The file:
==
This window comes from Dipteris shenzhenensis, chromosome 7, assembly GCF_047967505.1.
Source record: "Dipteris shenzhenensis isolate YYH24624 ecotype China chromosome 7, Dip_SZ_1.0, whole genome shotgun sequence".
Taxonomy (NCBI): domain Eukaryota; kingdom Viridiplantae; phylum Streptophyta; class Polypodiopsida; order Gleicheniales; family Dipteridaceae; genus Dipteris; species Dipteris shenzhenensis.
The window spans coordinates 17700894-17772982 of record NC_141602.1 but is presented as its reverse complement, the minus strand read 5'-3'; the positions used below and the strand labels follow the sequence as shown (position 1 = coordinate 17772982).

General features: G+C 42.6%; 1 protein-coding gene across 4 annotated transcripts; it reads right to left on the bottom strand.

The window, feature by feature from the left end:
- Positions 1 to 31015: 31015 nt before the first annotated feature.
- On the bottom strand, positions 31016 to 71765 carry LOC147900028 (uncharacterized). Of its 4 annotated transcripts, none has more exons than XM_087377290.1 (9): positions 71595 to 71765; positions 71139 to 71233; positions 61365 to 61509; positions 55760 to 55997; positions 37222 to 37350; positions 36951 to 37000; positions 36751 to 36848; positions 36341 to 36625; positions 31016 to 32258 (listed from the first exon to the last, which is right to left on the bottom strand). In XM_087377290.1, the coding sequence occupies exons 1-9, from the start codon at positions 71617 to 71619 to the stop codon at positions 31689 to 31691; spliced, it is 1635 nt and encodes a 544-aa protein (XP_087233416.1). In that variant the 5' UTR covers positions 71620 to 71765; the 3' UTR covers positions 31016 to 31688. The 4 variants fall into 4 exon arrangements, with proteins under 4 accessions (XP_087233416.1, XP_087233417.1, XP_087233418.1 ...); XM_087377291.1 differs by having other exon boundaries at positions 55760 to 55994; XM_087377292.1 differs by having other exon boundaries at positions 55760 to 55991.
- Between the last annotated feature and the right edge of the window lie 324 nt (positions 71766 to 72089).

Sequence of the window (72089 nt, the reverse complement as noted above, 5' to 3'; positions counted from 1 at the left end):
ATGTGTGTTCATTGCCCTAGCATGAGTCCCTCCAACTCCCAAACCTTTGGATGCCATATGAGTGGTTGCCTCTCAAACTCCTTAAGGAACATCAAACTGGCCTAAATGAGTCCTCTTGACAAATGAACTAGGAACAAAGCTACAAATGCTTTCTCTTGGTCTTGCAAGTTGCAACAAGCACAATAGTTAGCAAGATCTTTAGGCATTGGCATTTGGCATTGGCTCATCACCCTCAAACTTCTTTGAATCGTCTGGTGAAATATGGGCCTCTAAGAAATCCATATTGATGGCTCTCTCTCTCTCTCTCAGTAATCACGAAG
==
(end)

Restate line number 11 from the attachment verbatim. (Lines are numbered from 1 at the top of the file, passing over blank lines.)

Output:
ATGTGTGTTCATTGCCCTAGCATGAGTCCCTCCAACTCCCAAACCTTTGGATGCCATATGAGTGGTTGCCTCTCAAACTCCTTAAGGAACATCAAACTGGCCTAAATGAGTCCTCTTGACAAATGAACTAGGAACAAAGCTACAAATGCTTTCTCTTGGTCTTGCAAGTTGCAACAAGCACAATAGTTAGCAAGATCTTTAGGCATTGGCATTTGGCATTGGCTCATCACCCTCAAACTTCTTTGAATCGTCTGGTGAAATATGGGCCTCTAAGAAATCCATATTGATGGCTCTCTCTCTCTCTCTCAGTAATCACGAAG